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‘Joseph’ back in full Technicolor

Thu., June 11, 2009

CdA Summer Theatre goes back to the future with musical

The Coeur d’Alene Summer Theatre kicks off its four-show season with “Joseph and the Amazing Technicolor Dreamcoat” – which, in 1999, was the biggest production this summer-stock theater had ever staged.

Beginning Saturday, the CdA Summer Theatre will show how far it has come in 10 years.

“It’s great to revisit it because the company has grown so much,” said Roger Welch, the producing artist director and the director of this show.

“The lighting we have is a lot more technologically advanced. Our budgets are higher. We have new sets and new costumes.”

All that, plus a 60-person children’s chorus and a homegrown Broadway star.

That star is Steven Booth, a Coeur d’Alene product who cut his teeth at the CdA Summer Theatre with roles in “Pippin” and “West Side Story.”

He has since gone on to appear in a lead role in Broadway’s “Glory Days” and as an understudy in “Avenue Q.” Most recently, Booth played Richie Cunningham in the national tour of a new musical, “Happy Days,” based on the TV show.

When we say recent, we mean recent. He finished the “Happy Days” tour on Saturday and arrived in Coeur d’Alene on Sunday night.

“He has a week to learn the show,” Welch said Monday. “But he learned all of the music ahead of time. He’s so solid, he’ll be great.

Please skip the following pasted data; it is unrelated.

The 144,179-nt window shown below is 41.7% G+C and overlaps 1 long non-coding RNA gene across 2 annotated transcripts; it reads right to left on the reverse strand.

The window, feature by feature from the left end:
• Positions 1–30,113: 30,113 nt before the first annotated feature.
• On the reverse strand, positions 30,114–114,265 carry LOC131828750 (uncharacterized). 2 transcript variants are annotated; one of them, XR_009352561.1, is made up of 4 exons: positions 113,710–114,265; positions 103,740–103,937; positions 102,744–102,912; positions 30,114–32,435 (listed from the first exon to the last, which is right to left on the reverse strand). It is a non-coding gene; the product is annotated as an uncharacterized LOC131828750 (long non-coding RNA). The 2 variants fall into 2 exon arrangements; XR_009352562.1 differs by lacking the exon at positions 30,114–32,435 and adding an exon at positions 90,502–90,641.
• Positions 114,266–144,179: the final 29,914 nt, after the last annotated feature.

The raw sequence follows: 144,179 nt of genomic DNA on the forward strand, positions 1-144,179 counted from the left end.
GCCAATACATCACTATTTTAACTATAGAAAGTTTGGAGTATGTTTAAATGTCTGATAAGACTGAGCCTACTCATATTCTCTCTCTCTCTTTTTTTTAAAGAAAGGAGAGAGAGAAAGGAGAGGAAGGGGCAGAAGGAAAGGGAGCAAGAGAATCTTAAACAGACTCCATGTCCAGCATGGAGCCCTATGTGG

“I really wanted him for this show. He’s kind of perfect.”

The 60-person children’s chorus will consist of kids from Spokane and Coeur d’Alene who passed the audition process. They will be on stage almost constantly, on two Egyptian-style pyramids that flank each side of the stage.

“They are very much part of the show,” said Welch. “It’s so great watching them. They know every word of the show.”

The 11-piece orchestra will be directed by CdA Summer Theatre stalwart Steven Dahlke.

“Joseph,” based on the biblical story of the coat of many colors, is one of Andrew Lloyd Webber’s most enduringly popular musicals. Its big production numbers spoof everything from Elvis to country, and it has particular appeal to kids; it was originally written as a children’s show.

“It’s a two-hour party and a great thing to take the kids to, and fun for the adults as well,” said Welch.

Tickets are selling well for this show and for the rest of this summer’s season, which consists of:

• “The Producers,” July 3-18 – The raucous Mel Brooks musical, featuring veterans of the national tour.

• “Dames at Sea,” July 23-Aug. 2 – A light-hearted spoof of the tap-dance musicals of the 1920s and 1930s, starring Ellen Travolta.

• “Miss Saigon,” Aug. 8-22 – The epic story of love and loss in the Vietnam era, featuring a cast drawn substantially from the national tour.

This lineup should help cement the CdA Summer Theatre’s reputation as one of the nation’s top professional summer-stock theaters. While 2009 has been a tough year for other theaters local and nationally, the CdA Summer Theatre is relatively well-positioned.

“We budgeted pretty conservatively this year, to prepare for the worst,” said Welch.

“But we’re already above what we budgeted for (in subscription sales), and that’s a big sigh of relief. We’re so grateful that our audience is still buying tickets.”

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